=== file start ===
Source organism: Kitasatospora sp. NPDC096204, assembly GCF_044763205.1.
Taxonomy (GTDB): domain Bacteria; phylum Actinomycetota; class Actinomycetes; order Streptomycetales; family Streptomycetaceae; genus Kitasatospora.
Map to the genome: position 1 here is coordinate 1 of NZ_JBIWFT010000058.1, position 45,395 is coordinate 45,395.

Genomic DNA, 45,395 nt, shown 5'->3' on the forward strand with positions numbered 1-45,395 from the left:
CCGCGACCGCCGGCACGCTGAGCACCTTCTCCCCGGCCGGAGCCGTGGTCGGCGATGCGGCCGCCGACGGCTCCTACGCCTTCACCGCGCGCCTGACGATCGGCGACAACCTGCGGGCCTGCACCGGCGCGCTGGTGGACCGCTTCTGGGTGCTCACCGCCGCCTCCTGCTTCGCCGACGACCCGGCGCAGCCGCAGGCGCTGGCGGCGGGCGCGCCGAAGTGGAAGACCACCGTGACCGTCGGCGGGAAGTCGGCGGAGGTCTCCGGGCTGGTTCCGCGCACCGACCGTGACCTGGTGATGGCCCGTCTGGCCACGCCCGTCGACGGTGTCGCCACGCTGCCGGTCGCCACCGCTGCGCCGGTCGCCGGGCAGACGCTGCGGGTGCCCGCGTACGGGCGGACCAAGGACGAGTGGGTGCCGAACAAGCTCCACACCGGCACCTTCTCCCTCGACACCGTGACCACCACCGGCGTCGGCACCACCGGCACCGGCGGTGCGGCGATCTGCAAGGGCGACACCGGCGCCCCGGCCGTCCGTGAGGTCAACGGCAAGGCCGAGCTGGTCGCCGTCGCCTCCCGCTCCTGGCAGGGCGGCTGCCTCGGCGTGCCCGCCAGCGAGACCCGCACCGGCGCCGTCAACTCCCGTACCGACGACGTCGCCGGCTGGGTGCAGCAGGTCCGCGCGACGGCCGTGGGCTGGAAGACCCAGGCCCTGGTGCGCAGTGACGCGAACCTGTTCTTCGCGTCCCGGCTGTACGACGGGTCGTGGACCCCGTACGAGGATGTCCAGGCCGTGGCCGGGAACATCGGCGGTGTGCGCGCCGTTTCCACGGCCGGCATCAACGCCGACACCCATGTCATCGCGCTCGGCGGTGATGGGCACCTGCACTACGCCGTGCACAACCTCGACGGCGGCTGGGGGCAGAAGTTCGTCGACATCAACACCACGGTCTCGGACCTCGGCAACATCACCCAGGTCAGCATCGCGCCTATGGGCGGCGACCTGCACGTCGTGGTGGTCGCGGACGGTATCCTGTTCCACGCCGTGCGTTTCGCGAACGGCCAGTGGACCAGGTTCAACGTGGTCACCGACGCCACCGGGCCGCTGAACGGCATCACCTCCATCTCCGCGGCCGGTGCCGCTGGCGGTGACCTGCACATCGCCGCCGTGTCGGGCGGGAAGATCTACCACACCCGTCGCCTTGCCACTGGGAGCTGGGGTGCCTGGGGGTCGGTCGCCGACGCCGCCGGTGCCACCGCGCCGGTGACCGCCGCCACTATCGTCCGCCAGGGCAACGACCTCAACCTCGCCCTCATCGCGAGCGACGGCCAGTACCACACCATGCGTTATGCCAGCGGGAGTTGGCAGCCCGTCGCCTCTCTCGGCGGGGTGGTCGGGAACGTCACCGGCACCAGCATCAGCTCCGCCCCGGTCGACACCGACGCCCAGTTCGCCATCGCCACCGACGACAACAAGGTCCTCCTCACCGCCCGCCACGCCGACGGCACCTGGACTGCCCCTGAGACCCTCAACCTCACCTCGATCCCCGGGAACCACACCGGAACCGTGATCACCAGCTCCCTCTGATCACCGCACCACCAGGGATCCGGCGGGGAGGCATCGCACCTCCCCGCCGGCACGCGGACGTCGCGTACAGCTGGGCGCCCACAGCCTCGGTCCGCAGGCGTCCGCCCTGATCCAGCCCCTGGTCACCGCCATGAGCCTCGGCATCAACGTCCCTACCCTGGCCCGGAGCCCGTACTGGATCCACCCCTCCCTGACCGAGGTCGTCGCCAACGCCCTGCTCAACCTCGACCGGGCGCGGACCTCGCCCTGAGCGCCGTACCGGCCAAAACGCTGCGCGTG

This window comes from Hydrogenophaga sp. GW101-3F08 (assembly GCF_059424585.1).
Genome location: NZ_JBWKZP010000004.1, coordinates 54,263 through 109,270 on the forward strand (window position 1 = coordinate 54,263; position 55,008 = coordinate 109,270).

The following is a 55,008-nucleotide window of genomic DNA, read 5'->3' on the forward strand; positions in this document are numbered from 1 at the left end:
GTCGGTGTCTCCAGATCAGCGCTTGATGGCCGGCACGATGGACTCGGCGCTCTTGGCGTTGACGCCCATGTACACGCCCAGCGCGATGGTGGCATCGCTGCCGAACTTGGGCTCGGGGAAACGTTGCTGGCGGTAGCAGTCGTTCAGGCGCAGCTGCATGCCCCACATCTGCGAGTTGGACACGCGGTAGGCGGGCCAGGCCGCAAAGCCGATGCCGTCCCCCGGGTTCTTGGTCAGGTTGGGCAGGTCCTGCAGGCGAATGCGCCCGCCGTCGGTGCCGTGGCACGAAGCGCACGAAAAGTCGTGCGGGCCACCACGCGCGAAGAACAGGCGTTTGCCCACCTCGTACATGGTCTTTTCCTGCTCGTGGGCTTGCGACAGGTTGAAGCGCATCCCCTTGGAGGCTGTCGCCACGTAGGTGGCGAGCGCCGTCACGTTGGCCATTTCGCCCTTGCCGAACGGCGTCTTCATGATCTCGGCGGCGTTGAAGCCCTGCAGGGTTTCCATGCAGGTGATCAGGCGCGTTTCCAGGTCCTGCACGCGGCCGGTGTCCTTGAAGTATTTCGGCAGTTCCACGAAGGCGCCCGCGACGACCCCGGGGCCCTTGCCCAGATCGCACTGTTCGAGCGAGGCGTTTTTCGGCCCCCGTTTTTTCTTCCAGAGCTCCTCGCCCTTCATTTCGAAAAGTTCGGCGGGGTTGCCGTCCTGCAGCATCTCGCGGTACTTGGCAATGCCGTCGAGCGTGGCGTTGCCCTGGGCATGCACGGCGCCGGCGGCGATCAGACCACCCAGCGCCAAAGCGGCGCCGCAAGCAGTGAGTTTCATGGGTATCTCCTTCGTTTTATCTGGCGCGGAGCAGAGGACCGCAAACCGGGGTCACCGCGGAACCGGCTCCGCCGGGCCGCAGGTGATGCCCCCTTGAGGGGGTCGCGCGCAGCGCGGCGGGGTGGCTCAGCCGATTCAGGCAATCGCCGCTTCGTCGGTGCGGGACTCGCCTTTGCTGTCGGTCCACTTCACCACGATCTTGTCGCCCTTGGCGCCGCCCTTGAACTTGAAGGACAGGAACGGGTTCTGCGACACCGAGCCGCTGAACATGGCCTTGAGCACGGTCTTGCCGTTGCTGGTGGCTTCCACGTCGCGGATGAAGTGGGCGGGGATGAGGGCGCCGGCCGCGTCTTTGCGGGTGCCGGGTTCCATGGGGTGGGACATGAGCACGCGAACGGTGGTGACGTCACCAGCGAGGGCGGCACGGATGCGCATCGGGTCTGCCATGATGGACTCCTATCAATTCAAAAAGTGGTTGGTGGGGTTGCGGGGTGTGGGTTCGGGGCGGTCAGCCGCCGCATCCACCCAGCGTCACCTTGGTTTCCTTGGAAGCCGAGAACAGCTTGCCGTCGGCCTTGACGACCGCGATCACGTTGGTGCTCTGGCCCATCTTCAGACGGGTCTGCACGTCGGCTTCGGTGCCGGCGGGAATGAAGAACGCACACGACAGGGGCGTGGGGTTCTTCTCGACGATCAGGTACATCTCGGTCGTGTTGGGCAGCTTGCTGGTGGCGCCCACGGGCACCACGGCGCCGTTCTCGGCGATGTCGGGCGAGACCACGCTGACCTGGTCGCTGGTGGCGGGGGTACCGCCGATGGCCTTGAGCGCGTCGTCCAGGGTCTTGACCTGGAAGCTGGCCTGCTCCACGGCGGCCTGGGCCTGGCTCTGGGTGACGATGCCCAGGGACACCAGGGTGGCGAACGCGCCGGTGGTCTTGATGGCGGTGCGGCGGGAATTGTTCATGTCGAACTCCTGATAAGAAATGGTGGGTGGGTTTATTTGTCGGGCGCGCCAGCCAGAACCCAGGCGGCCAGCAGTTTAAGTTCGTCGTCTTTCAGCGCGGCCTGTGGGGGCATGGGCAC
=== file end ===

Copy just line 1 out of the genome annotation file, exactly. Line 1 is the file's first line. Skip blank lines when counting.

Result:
Source organism: Kitasatospora sp. NPDC096204, assembly GCF_044763205.1.